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Iain M. Banks’ Culture (Finally) Heads to the Big Screen

…but not adapted from the story you might think…

SlashFilm reports (via ScreenDaily) that an Iain M. Banks Culture story is headed for the big screen. That story is the short fiction piece “A Gift from the Culture” in which a female member of the Culture, now re-gendered and living among humans as one of them, is asked to commit an act of terrorism to cover some gambling debts.

It’s a great story (see my review here) and while it may not be based on one of the more widely-known Culture books, I think this will play out well on the screen…not only because of the story itself, but because short fiction seems to be better suited towards a standalone film.

Maybe this will finally be the push I need to finally start diving into the Culture novels…

About John DeNardo (13012 Articles)
John DeNardo is the Managing Editor at SF Signal and a columnist at Kirkus Reviews. He also likes bagels. So there.

15 Comments on Iain M. Banks’ Culture (Finally) Heads to the Big Screen

  1. Avoid Matter–the story’s amazingly entertaining, and full of wonderful details…but it goes absolutely nowhere. There’s no big pay-off at the end: the story just stops–and the reader’s left sitting there thinking, “Uhhh…did somebody forget to publish the final chapter or something?”

    That said, Consider Phlebas and Excession are both brilliant, and the other Culture novels are excellent is as well. Excession‘s my favourite simply because it focuses extensively on the Culture’s Minds and the goofball ships that contain them. You really can’t beat a starship that calls itself Attitude Adjuster.

  2. I still haven’t read this short story. Mayhaps you could bring that doorstop The Space Opera Rennaissance in? That said, any of the other Culture novels would require a ginormous budget and probably would have to be filmed in IMAX just to do them justice.

    A short story seems like a good place to start, but having not read it, I’m concerned that the stuff that makes the Culture really cool doesn’t play a big part.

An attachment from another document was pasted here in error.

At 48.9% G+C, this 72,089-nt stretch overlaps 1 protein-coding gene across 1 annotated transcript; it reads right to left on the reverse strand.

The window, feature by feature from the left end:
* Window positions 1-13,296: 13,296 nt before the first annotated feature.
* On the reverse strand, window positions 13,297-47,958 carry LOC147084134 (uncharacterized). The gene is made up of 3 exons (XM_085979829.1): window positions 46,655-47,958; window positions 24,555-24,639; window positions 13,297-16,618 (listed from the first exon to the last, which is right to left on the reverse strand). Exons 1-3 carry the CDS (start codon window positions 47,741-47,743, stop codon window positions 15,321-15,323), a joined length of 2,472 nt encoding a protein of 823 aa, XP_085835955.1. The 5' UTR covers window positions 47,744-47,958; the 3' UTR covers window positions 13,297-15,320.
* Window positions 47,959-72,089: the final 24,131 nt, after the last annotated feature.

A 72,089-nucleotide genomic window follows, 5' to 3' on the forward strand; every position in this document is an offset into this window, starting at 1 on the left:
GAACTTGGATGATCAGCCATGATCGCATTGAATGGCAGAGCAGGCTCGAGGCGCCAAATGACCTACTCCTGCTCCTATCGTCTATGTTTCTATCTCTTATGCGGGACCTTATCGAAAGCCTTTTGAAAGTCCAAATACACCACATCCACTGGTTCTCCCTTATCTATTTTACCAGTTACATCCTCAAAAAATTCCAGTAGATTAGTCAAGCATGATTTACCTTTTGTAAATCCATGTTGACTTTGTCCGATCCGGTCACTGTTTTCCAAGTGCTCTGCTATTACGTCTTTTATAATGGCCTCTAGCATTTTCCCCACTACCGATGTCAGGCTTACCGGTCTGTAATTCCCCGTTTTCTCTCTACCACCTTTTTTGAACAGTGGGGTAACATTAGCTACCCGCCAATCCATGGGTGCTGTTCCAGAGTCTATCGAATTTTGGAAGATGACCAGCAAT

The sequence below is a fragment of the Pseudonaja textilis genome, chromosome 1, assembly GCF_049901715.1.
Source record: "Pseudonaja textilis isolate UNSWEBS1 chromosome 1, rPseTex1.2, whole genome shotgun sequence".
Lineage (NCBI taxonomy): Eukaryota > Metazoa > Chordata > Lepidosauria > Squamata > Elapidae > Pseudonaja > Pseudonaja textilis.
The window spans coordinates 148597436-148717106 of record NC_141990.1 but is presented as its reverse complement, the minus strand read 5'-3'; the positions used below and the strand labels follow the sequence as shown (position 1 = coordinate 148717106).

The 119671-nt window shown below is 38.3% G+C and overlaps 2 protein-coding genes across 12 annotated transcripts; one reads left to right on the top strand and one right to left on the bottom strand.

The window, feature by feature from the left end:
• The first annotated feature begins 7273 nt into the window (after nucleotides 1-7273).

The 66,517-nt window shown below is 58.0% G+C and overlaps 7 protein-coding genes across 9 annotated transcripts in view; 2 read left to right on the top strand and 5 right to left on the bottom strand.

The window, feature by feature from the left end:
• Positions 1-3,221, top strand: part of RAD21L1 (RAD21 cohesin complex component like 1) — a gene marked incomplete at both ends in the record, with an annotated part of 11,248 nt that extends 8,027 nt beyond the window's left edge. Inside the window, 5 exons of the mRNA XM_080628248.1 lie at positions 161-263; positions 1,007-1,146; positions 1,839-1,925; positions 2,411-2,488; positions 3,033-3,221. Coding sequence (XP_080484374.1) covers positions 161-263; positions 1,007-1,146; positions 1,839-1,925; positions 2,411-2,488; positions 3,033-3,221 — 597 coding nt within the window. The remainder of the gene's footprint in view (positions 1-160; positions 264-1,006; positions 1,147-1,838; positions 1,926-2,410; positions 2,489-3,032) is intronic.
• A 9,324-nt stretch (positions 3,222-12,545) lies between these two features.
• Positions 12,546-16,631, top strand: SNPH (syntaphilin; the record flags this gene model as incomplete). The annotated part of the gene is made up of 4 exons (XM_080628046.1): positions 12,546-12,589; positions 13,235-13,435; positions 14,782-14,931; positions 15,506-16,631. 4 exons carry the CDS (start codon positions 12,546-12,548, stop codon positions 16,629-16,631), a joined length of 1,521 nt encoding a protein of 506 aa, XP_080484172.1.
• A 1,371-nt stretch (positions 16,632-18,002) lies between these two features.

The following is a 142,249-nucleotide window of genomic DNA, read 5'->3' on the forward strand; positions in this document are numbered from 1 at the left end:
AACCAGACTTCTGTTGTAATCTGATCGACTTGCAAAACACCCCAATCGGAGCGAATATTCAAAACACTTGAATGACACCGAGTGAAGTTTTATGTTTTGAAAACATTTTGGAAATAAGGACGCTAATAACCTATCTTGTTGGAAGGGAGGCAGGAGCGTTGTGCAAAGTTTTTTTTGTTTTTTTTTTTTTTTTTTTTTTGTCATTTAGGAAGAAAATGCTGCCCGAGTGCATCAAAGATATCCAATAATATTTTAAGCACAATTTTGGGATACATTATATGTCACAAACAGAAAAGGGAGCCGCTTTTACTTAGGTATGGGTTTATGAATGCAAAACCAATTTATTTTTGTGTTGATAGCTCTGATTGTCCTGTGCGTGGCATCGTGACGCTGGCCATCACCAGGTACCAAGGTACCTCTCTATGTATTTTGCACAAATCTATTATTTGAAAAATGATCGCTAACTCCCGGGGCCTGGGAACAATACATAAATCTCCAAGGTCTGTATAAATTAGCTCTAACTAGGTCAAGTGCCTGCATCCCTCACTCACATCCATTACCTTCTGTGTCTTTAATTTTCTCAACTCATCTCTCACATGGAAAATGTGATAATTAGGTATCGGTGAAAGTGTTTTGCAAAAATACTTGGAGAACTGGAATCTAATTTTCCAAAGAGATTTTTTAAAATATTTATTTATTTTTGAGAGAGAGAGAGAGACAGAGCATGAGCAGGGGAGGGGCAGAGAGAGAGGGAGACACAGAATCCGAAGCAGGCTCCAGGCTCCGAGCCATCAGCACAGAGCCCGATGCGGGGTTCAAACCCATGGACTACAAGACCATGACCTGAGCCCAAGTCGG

3. TheAdlerian // October 22, 2009 at 5:20 pm //

    Almost all the culture novels are about a giant game played by the Culture AI. The book, The Player of Games is the best overt example. The Culture AI are so smart that they use subtle moves involving people, events, etc and the goal is to undermine and demoralize their enemies.

    Matter was exactly about that, but it was written without clues. The Culture saw a world they couldn’t get their hooks into and hatched a very complex plot which eventually planted an agent there. Once the agent is in place, then it’s the end for the opposition. It was seemingly about nothing, because it was about a subtle plan.

    Meanwhile, I see Banks’ Culture as a parallel about how a country like the US destroys other countries through music, pop culture, TV, and movies rather than with violent war. Sometimes we wage “Culture War,” get it?

    He’s a great writer. You have modern politic, economics, and all that with great fantasy.

  4. Matte Lozenge // October 22, 2009 at 6:10 pm //

    The Culture novels attain a uniform, good level of quality generally. They tend to blend together, with occasional set pieces and sequences standing out. The first four — Consider Phlebas, The Player of Games, Use of Weapons, and Excession — are stronger than the more recent Inversions, Look to Windward and Matter. Feersum Endjinn is about the same quality as the first four Culture novels, although its phonetic spelling is a tiresome gimmick. My favorite Banks space opera is The Algebraist. It’s fully in the spirit of the Culture novels, even though technically it’s not the same universe.

  5. TheAdlerian // October 22, 2009 at 8:39 pm //

    Look to Windward:

    It mirrored the events of 911, and came out shortly before.